After Lehmberg pleaded guilty to drunk driving charges last year, Perry vetoed a $7.5 million appropriation by the state legislature to fund the Travis County Public Integrity Unit of the district attorney’s office. Perry said he vetoed the funding for the anti-corruption unit because the drunk driving charges proved that Lehmberg was unfit for office—while others viewed the governor’s actions as an attempt to stymie and defund an investigation of many of Perry’s closest political associates as Perry himself was preparing his second run for the presidency...

"Ex SEC Regulator Spencer Barasch Resigns From Lawfirm Amid Questions About His Work for Ponzi Fraudster Allen Stanford,"  Murray Waas, Vice, July 24, 2014.

A former senior Securities and Exchange Commission official, Spencer Barasch, quietly resigned earlier this month as a partner at the Texas law firm Andrews Kurth after facing intensifying scrutiny of his legal work for Houston financier R. Allen Stanford, who is serving a 110-year prison sentence for masterminding a $7 billion Ponzi scheme.

Barasch stepped down as Andrews Kurth's head of corporate governance and securities practice not long after a five-part series published by VICE detailed previously undisclosed potential violations of federal conflict-of-interest laws by Barasch while representing Stanford and raised questions as to whether Barasch had given false and misleading testimony to federal investigators to conceal from them the nature of that legal work.

Barasch’s resignation also came shortly after the settlement of a bruising legal malpractice case against Andrews Kurth by a real estate developer. The plaintiff had alleged that his company received substandard legal advice from the law firm because of the firm’s dual representation of the developer and Stanford for the very same real estate transaction...

"The Derailment of the SEC, Part V: "Why a Respected Law Firm Allegedly Risked Breaking the Law Representing a Rogue Billionaire," Murray Waas, Vice, June 18, 2014.

A former Securities and Exchange Commission official and his law firm sought millions of dollars in new legal business in 2006 from financier R. Allen Stanford—during the same period of time the law firm had agreed to defend Stanford before the SEC, despite warnings from the SEC’s ethics counsel that any such representation would be illegal.

Stanford lavished lucrative legal business on former SEC enforcement officer Spencer C. Barasch and the Houston law firm of Andrews Kurth, where Barasch is a partner, to persuade them to defend him before the SEC. Initially, in 2005, Barasch and Andrews Kurth turned Stanford down when he asked them to represent him before the SEC, telling him that to do so would violate federal conflict-of-interest laws. In 2006, however, Barasch ignored the legal prohibition and agreed to do so anyway.

Confidential Andrews Kurth billing records show that in 2006, while Stanford was pressing Barasch and Andrews Kurth to defend him before the SEC, Stanford hired the law firm to represent him on seven other legal matters, adding an eighth in 2007. In addition, according to a former Andrews Kurth employee, Barasch told his fellow partners that they stood to earn as much as $2 million a year for defending Stanford before the SEC. Previously, Stanford had been only a relatively modest client for the law firm. Barasch and Andrews Kurth declined to comment for this story.

"Romney Rejected Birth Certificates for Gay Parents," Murray Waas, Boston Globe,  October 25, 2012.

It seemed like a minor adjustment. To comply with the Massachusetts Supreme Judicial Court ruling that legalized gay marriage in 2003, the state Registry of Vital Records and Statistics said it needed to revise its birth certificate forms for babies born to same-sex couples. The box for “father” would be relabeled “father or second parent,’’ reflecting the new law.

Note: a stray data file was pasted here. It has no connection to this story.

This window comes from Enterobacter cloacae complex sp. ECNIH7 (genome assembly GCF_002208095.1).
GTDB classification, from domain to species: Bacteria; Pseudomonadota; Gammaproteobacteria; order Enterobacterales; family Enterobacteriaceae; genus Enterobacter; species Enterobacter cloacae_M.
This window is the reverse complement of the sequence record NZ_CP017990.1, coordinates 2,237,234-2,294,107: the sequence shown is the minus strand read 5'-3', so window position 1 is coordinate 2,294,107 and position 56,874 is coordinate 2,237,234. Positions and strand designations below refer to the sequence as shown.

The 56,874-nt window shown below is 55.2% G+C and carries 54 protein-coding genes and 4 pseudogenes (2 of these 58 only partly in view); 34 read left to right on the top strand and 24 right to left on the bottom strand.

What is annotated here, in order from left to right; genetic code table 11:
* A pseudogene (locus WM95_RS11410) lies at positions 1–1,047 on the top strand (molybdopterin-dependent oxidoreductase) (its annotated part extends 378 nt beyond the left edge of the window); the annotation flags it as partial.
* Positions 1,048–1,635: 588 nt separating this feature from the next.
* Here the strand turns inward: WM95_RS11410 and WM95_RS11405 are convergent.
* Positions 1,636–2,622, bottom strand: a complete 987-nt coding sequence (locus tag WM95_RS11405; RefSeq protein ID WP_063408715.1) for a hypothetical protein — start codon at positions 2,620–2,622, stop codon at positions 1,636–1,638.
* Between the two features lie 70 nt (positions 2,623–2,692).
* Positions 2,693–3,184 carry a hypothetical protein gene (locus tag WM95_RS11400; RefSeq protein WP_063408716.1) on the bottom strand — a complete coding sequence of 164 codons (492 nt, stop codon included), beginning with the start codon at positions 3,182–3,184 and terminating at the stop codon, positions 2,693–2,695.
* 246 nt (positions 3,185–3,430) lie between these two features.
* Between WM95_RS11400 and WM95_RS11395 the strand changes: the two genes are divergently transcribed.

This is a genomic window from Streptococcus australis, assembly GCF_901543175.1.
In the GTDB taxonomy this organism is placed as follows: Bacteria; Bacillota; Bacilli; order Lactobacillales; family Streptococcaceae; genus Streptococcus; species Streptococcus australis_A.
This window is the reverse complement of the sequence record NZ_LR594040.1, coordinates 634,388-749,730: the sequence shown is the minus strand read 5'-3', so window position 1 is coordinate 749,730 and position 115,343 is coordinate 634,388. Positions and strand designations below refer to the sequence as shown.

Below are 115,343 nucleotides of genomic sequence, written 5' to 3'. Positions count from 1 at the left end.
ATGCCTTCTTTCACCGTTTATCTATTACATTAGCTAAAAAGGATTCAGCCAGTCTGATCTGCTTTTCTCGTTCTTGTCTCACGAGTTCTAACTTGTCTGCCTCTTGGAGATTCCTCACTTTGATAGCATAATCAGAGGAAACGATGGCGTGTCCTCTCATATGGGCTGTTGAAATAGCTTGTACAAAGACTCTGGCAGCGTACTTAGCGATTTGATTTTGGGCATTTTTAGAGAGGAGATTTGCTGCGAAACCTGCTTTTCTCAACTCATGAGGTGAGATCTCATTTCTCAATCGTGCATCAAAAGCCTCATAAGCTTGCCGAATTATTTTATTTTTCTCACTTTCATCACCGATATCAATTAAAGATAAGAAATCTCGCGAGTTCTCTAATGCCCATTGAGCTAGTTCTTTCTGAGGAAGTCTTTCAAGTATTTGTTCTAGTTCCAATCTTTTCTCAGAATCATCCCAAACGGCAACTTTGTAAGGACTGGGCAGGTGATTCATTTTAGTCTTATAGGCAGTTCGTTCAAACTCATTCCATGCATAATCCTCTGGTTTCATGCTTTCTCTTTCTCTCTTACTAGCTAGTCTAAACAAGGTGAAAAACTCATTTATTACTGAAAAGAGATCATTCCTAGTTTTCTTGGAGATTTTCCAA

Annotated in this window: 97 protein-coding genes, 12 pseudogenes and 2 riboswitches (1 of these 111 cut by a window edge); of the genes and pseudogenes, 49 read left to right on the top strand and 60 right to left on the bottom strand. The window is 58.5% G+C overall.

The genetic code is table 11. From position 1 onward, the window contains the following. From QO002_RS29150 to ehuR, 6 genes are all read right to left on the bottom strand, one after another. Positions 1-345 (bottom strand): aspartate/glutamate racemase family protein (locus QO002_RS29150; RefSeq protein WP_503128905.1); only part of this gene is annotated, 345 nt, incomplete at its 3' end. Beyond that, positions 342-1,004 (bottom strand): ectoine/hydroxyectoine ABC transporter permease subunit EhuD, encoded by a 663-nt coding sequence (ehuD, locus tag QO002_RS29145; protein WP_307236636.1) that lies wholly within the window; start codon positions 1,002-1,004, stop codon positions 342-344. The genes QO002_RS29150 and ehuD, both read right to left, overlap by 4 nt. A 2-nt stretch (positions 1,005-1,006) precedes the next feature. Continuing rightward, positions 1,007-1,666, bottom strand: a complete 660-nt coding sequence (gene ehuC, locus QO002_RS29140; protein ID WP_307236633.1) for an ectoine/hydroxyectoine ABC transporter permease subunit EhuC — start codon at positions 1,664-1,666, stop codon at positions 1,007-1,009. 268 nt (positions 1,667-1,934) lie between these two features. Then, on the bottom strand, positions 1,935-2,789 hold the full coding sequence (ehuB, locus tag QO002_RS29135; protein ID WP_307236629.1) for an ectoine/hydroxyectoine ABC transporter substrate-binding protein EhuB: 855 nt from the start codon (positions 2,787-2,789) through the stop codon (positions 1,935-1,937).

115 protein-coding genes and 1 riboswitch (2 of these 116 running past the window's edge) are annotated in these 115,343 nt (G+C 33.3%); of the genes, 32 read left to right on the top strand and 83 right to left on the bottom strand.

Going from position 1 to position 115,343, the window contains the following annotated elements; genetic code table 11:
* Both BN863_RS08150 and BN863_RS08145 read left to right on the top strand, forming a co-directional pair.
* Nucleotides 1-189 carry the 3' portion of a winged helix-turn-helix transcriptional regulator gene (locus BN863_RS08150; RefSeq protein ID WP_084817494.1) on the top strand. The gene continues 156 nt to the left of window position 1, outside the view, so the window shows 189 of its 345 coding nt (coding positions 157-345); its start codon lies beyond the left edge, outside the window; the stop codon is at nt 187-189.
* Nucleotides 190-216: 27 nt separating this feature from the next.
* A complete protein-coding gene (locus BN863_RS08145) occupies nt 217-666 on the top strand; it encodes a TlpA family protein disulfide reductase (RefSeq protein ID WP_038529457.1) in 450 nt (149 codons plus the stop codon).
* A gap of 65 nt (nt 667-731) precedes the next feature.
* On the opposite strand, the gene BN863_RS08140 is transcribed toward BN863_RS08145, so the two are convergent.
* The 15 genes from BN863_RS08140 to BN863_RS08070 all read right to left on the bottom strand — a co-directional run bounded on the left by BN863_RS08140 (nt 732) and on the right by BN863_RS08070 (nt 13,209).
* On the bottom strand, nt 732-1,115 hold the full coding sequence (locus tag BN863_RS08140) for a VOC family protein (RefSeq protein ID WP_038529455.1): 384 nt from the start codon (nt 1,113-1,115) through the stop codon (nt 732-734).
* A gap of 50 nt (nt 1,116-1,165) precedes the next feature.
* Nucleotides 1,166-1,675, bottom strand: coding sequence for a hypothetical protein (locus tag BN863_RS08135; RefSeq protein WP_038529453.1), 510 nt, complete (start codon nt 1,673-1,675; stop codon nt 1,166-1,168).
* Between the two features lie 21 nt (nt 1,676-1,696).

But to then-Governor Mitt Romney, who opposed child-rearing by gay couples, the proposal symbolized unacceptable changes in traditional family structures.

He rejected the Registry of Vital Records plan and insisted that his top legal staff individually review the circumstances of every birth to same-sex parents. Only after winning approval from Romney’s lawyers could hospital officials and town clerks across the state be permitted to cross out by hand the word “father’’ on individual birth certificates, and then write in “second parent,’’ in ink...
"No Menton of 'Transgender' 'Bisexual' Under Romney," Christopher Rowland and Murray Waas, Boston Globe, June 12, 2012.

Former governor Mitt Romney’s administration in 2006 blocked publication of a state antibullying guide for Massachusetts public schools because officials objected to use of the terms “bisexual’’ and “transgender’’ in passages about protecting certain students from harassment, according to state records and interviews with current and former state officials.
Romney aides said publicly at the time that publication of the guide had been delayed because it was a lengthy document that required further review. But an e-mail authored in May of that year by a high-ranking Department of Public Health official - and obtained last week by the Globe through a public records request - reflected a different reason.

“Because this is using the terms ‘bisexual’ and ‘transgendered,’ DPH’s name may not be used in this publication,’’ wrote the official, Alda Rego-Weathers, then the deputy commissioner of the Massachusetts Department of Public Health....

Thursday, May 16, 2013

Friday, April 05, 2013

Bob Woodward keeps diving into deep end without his helmet.

Comments Woodward just made during a speech Youngstown, Ohio:

He also told an unflattering, but amusing story about sitting next to former Vice President Al Gore at a dinner, saying being with him was “taxing,” and added, “To be really honest, it’s unpleasant.”
Woodward said Gore pressed him on why the journalist didn’t go after Bush, who beat Gore in the 2000 presidential election, over the war in Iraq.
Gore was a former reporter before becoming a politician, and “he thinks he invented [reporting] also,” Woodward joked in reference to an often misquoted statement that the ex-vice president claimed he invented the Internet.

Besides the propriety of just comments, and what it tells us about how thin-skinned Woodward is, the larger point is that Gore was simply right.